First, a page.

“With regards to workflow, the client and I work together to understand where the issues lie – is it productivity workflow, process workflow or project workflow? Seeing how workflow has been disrupted over the past year, I help clients assess the current situation and develop a systemic plan to improve and optimise their processes.”

Together, they also look into how a company’s business strategy is tied into the workflow design and work out how an employer can help its team collaborate better to meet the required needs. “In our workshops, we use methods and tools that also explore ways to inspire creativity in members of staff, not through trial and error but tailor-made, targeted techniques.”

As for her work in the field of customer dynamics, Ms Doublesin asserts that the exchange of information and transactions between businesses and customers is constant, and across a wide range of communication channels. “Our work in customer dynamics looks at the customer relationship from an interpersonal viewpoint – that is, understanding the needs of the customer. Businesses not only need to understand the persona of their clients in optimal conditions, but also in times of crisis. And here is where a challenge can turn into a huge opportunity.”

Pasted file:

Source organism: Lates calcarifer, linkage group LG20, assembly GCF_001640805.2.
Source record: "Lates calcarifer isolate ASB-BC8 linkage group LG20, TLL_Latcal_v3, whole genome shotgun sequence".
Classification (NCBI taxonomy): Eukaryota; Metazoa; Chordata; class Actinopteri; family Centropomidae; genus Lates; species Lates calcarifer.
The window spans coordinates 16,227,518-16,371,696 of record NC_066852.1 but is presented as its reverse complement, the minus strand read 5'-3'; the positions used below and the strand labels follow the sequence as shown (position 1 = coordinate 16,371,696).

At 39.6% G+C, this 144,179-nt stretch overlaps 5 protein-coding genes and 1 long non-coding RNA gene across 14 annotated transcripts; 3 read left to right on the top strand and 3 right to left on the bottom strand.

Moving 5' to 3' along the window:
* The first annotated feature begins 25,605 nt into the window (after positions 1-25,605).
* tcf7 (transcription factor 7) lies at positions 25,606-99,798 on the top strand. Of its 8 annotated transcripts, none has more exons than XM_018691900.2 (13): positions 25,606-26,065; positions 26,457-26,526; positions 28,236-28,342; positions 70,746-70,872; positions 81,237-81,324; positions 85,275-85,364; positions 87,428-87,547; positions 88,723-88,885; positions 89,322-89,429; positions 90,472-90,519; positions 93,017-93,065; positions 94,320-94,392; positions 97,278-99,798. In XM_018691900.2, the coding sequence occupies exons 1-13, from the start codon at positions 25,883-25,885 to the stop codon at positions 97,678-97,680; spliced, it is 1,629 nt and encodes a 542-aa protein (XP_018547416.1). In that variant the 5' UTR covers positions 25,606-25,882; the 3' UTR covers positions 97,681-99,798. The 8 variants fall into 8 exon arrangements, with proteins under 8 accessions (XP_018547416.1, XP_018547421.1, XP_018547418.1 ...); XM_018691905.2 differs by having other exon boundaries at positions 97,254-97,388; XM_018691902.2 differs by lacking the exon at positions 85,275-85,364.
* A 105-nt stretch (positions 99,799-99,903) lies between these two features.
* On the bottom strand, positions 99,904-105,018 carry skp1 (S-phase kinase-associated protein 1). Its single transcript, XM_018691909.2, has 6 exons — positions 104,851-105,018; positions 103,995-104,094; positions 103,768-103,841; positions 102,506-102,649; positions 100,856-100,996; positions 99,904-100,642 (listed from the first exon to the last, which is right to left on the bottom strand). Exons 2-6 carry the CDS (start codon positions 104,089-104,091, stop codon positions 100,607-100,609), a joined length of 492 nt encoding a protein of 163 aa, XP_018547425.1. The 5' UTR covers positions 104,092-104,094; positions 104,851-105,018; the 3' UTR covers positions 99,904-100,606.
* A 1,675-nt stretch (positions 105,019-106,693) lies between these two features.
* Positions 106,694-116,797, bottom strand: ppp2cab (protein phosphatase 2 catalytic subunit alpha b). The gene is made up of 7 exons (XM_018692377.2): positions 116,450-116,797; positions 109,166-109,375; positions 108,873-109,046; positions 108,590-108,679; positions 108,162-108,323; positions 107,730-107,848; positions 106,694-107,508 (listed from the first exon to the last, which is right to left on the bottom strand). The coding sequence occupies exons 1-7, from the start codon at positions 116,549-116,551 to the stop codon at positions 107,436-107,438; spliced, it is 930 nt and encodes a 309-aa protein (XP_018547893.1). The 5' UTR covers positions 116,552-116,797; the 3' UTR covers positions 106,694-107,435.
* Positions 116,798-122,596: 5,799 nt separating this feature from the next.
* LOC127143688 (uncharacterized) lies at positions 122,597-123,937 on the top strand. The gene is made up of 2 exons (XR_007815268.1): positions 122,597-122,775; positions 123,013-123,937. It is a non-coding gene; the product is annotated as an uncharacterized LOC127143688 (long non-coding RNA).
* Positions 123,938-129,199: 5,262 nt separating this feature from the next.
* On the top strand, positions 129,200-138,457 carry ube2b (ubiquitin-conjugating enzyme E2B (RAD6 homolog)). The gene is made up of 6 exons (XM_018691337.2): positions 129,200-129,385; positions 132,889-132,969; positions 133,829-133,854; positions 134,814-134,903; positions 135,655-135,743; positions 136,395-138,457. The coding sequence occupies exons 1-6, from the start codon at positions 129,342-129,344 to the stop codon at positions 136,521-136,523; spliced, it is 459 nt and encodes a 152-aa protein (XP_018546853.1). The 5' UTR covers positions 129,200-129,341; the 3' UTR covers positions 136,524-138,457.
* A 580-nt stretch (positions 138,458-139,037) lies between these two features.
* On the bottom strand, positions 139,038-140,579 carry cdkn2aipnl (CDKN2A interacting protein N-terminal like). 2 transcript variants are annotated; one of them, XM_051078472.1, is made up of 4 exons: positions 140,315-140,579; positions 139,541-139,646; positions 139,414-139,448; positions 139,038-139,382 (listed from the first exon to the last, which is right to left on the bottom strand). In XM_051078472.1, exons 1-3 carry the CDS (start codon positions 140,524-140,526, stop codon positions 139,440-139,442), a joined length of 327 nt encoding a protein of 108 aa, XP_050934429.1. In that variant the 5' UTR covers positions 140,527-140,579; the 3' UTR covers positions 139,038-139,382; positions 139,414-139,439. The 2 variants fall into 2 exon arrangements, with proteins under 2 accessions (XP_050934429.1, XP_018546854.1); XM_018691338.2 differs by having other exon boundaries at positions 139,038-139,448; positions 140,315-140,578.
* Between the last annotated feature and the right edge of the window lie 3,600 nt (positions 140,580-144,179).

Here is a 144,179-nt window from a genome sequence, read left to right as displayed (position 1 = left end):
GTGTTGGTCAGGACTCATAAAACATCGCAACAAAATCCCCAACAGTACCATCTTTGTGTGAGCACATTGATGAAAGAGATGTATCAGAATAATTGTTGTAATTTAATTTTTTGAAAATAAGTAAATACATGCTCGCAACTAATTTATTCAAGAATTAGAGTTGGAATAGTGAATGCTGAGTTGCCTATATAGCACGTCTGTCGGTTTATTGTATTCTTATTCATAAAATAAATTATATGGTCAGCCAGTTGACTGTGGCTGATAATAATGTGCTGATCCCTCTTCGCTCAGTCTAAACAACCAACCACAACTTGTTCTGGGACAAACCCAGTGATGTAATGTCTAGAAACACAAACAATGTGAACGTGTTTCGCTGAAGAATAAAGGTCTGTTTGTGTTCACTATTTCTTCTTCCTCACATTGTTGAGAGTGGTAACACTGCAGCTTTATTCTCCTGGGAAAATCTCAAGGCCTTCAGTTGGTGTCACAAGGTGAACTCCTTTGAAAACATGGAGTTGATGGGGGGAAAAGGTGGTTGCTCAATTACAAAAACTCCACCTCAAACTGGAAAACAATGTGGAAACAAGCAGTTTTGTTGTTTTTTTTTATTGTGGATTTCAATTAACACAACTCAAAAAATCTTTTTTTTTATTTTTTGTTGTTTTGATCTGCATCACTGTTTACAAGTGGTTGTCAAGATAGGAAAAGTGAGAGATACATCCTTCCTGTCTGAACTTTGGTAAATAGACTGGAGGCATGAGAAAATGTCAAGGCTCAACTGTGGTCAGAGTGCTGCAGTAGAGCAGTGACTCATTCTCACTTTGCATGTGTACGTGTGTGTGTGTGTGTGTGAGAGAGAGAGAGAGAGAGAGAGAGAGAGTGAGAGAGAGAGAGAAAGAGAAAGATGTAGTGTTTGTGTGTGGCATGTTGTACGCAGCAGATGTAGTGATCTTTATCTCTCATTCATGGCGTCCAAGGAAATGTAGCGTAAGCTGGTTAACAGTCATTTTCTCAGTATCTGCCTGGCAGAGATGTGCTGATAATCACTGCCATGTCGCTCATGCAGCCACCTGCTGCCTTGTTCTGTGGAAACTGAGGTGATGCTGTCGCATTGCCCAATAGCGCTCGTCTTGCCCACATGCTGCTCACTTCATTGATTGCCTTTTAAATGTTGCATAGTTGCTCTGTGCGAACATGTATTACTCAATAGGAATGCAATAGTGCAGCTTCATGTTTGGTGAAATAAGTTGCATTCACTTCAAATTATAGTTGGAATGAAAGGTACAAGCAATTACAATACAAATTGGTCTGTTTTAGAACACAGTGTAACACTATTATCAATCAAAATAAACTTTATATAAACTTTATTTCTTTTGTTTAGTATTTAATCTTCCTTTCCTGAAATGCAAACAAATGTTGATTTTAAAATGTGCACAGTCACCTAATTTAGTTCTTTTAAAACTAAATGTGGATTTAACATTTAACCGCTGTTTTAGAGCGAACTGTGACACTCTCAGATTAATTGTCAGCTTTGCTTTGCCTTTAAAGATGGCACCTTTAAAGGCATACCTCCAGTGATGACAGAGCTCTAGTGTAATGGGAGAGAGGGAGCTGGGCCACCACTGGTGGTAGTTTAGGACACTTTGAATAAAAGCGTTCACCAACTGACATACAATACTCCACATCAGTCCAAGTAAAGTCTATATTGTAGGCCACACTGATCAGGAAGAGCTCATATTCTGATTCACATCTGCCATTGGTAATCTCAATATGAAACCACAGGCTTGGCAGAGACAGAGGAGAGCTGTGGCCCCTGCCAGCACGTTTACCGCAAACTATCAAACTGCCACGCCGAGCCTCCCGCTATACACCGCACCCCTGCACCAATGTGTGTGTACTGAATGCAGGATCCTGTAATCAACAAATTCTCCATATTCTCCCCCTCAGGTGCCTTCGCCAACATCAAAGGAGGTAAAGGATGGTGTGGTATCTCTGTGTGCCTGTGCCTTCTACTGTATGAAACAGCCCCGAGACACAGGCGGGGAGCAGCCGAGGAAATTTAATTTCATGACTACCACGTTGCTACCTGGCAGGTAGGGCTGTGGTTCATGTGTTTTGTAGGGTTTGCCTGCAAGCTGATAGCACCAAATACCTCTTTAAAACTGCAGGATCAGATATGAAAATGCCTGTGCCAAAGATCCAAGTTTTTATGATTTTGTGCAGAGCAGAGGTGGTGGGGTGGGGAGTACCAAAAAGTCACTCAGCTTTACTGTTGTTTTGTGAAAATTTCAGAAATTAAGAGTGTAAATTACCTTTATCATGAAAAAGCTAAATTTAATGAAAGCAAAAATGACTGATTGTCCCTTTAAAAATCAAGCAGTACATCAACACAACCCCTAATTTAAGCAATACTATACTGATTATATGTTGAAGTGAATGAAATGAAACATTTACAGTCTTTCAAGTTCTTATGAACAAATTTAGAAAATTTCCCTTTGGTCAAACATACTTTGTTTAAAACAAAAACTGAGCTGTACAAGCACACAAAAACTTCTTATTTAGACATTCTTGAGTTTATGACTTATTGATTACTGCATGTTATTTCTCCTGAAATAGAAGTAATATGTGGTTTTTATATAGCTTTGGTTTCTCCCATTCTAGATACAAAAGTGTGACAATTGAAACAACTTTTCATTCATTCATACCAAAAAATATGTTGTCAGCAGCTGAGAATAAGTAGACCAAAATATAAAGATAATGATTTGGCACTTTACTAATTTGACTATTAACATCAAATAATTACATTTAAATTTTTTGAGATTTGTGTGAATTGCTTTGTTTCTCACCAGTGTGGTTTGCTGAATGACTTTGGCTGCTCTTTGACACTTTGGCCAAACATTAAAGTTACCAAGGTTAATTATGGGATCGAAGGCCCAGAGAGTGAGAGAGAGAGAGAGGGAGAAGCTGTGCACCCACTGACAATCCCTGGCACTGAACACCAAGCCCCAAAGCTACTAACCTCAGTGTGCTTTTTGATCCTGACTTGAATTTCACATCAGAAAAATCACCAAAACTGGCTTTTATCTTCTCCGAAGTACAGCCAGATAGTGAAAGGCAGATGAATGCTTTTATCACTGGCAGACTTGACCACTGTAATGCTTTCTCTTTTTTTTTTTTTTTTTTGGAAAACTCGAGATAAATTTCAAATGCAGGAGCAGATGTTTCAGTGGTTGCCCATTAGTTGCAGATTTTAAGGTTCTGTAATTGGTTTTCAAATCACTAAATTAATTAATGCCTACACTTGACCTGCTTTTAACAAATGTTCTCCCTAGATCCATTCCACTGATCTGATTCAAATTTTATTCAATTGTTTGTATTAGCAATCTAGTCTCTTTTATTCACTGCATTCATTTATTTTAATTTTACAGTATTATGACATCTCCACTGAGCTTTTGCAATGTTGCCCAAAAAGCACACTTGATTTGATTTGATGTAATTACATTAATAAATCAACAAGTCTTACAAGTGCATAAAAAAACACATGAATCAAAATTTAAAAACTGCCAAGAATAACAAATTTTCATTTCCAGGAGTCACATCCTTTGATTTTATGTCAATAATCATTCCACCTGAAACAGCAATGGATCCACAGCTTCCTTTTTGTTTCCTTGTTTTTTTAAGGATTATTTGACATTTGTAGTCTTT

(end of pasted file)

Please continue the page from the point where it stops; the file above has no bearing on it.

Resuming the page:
Creating a business strategy in the best of times for the year ahead is a challenging exercise, but this year, it seems like an almost impossible task. Sharing her thoughts on how businesses could plan and set goals for 2021, Ms Doublesin agrees that the disruptions to operations and revenues, alongside higher operating costs are creating cashflow challenges for businesses, which hinders progress and thus, innovation. 

“Therefore, strategic financial planning should be the top priority for recovery and subsistence. Evaluate short-term liquidity, create a contingency plan and review loan constructs, pursue debt modifications and loan covenants if needed, and if you have a cushion in your line of credit, take it,” she asserts. “One needs to look at all their resources, and subsequently, be vigilant of the impacts on budgets and business plans. Once the strategies are strengthened through contingency review, then new directions need to be communicated with relevant stakeholders.”